Glue failure wasn't the total reason for the joints' failure. Over time and with the racking forces that chairs inevitably have to face, the holes themselves get widened. Glue alone doesn't bridge gaps very well, with the possibly exception of epoxy, so just re-gluing the dowels isn't going to last very long. There are only two solutions that will last longer than what you have: larger dowels and routing mortises into both rails and legs and use floating tenons.

    The reason to use epoxy is, as Bob Smalser has so definitely demonstrated, epoxy glues very well to itself in the event the joint needs to be reglued.

    Now, as to the corner braces, I made a jig to clean up the slots of the braces on the table saw. It beat the dickens out of scraping those slots by hand. The slots on the rails, well, those had to be scraped by hand just because I couldn't think of another way. I glued those with liquid hide glue.

  7. #7
    Join Date
    Aug 2007
    Location
    Reno NV
    Posts
    13,360
    Good advice guys.

    I'll pick up some larger dowels and 30 minute epoxy next time I go to town!
    Programmer - An organism that turns coffee into software.
    If all your friends are exactly like you, What an un-interesting life it must be.
    "A door is what a dog is perpetually on the wrong side of" Ogden Nash


  8. #8
    By the way, Brent,

    make sure you get some good hardwood dowels. The ones I found locally were poplar, and those just won't last very well. Hold out for maple, birch or oak. I got mine at Rockler (but then there is a Rockler store about an hour from me).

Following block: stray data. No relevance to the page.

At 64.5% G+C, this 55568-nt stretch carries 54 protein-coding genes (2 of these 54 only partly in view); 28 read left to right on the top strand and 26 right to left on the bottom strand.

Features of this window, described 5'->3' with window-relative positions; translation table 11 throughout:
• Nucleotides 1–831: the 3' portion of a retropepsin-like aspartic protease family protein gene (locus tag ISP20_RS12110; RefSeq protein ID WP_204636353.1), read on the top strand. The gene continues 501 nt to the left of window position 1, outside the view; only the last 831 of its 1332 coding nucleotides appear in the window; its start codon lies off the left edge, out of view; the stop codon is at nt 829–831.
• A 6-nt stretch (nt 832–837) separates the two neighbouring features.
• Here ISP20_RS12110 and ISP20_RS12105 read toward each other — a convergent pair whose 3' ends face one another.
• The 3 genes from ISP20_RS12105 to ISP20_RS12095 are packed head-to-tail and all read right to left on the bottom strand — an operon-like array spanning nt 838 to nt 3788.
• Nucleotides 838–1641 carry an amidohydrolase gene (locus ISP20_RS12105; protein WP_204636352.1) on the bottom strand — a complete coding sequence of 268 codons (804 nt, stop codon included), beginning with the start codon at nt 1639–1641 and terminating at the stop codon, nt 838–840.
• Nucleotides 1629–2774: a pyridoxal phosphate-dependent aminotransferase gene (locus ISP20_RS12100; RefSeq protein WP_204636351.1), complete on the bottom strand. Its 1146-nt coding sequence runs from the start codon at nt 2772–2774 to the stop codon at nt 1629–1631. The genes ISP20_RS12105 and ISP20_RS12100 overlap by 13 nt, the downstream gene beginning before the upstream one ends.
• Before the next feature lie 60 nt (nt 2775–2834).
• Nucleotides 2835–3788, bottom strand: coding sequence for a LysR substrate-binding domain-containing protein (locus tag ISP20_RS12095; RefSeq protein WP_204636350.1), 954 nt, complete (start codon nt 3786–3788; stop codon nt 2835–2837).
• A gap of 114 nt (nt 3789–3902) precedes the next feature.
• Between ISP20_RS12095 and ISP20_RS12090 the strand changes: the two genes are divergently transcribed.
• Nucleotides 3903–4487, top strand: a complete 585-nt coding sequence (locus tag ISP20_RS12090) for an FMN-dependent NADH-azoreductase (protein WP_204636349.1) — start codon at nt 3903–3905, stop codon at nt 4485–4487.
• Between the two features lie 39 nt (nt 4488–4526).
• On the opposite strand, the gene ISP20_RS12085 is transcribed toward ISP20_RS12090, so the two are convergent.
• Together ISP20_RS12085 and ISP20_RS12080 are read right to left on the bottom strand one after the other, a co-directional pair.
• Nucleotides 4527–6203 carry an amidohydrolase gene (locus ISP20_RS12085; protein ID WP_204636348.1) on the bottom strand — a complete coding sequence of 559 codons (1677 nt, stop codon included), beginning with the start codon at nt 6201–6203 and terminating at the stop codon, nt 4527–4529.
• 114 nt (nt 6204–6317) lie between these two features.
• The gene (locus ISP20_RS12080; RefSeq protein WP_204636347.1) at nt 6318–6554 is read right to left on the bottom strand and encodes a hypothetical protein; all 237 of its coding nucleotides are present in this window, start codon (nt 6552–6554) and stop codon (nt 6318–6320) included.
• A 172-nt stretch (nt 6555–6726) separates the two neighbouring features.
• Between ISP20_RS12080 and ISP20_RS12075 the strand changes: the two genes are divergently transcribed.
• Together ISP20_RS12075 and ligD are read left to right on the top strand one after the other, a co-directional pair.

9. #9
    Join Date
    Nov 2006
    Location
    Mountain Home, Arkansas
    Posts
    11,828
    Bruce said:
    Over time and with the racking forces that chairs inevitably have to face, the holes themselves get widened.
    Yes, very important to realize during the repair process. I have repaired/restored a number of old chairs. I use regular Titebond. But, I find the manufactured dowels work best. They tend to swell into place and hold well. But, I often also cross-pin the dowels with round toothpicks. Works for me.
    One caveat: Don't use Gorilla glue. DAMHIK
    "Folks is funny critters."

    Think for yourselves and let others enjoy the privilege to do so, too. ~Voltaire

  10. #10
    Join Date
    May 2011
    Location
    So. Florida
    Posts
    268
    Chair repair can be very tricky. I've found that if the fitting parts are close enough, but with a very small gap, just reusing the parts with a two part epoxy makes for a good joint. In trying to clean up glue, its possible to change the fit with inordinate excavation. IOW, the parts no longer are close fitting.

    Drilling out to the next larger size hole can be problematic. Dowels come in certain sizes. The next size larger may be to large for the joint area. Other considerations include whether the drill angle is correct. Many repair holes require an angle fitting dowel, that may be difficult to do by hand, or for some to configure with a drill press.





    .

Similar Threads

  1. Cyanoacrylate glue vs super/krazy glue, loctite glue, etc
    By Mike Gager in forum General Woodworking Q&A
    Replies: 18
    Last Post: 10-20-2016, 09:53 PM
  2. Glue question
    By Tom Niemi in forum General Woodworking Q&A
    Replies: 2
    Last Post: 10-04-2015, 06:27 PM
  3. glue up chairs
    By Dave Hawksford in forum Finishing School
    Replies: 0
    Last Post: 09-09-2014, 04:02 PM
  4. Glue question?
    By larry merlau in forum General Woodworking Q&A
    Replies: 12
    Last Post: 11-18-2010, 04:46 AM
  5. Glue & chairs
    By ken lutes in forum General Woodworking Q&A
    Replies: 10
    Last Post: 03-27-2008, 01:00 AM

Bookmarks

Posting Permissions

  • You may not post new threads
  • You may not post replies
  • You may not post attachments
  • You may not edit your posts
  •